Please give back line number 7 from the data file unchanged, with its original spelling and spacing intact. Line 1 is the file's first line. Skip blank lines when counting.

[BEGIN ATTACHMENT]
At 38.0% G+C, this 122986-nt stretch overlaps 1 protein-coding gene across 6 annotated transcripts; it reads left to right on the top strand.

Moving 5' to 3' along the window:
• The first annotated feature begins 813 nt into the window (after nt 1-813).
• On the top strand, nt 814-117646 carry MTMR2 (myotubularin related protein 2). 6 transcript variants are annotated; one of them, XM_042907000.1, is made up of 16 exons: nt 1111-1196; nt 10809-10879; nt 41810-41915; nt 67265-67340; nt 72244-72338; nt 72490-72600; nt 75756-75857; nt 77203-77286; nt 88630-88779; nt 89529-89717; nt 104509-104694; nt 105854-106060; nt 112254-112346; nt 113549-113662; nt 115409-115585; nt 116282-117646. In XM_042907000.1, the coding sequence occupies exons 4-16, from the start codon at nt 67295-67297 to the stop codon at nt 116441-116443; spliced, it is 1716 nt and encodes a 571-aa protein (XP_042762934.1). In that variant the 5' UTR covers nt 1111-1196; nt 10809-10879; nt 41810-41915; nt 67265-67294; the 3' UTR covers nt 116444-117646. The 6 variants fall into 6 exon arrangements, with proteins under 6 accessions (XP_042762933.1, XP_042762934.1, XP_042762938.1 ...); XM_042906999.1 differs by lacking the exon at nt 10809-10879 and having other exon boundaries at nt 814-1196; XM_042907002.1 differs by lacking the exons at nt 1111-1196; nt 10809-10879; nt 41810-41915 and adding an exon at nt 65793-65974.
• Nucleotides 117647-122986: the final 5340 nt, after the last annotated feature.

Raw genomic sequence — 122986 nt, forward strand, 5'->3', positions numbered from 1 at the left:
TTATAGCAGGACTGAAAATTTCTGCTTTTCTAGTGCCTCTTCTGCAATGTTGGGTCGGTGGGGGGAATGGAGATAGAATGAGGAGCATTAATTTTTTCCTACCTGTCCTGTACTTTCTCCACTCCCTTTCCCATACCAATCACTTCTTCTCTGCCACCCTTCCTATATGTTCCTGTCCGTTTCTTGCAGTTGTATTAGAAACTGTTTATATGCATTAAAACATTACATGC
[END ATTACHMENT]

TTATAGCAGGACTGAAAATTTCTGCTTTTCTAGTGCCTCTTCTGCAATGTTGGGTCGGTGGGGGGAATGGAGATAGAATGAGGAGCATTAATTTTTTCCTACCTGTCCTGTACTTTCTCCACTCCCTTTCCCATACCAATCACTTCTTCTCTGCCACCCTTCCTATATGTTCCTGTCCGTTTCTTGCAGTTGTATTAGAAACTGTTTATATGCATTAAAACATTACATGC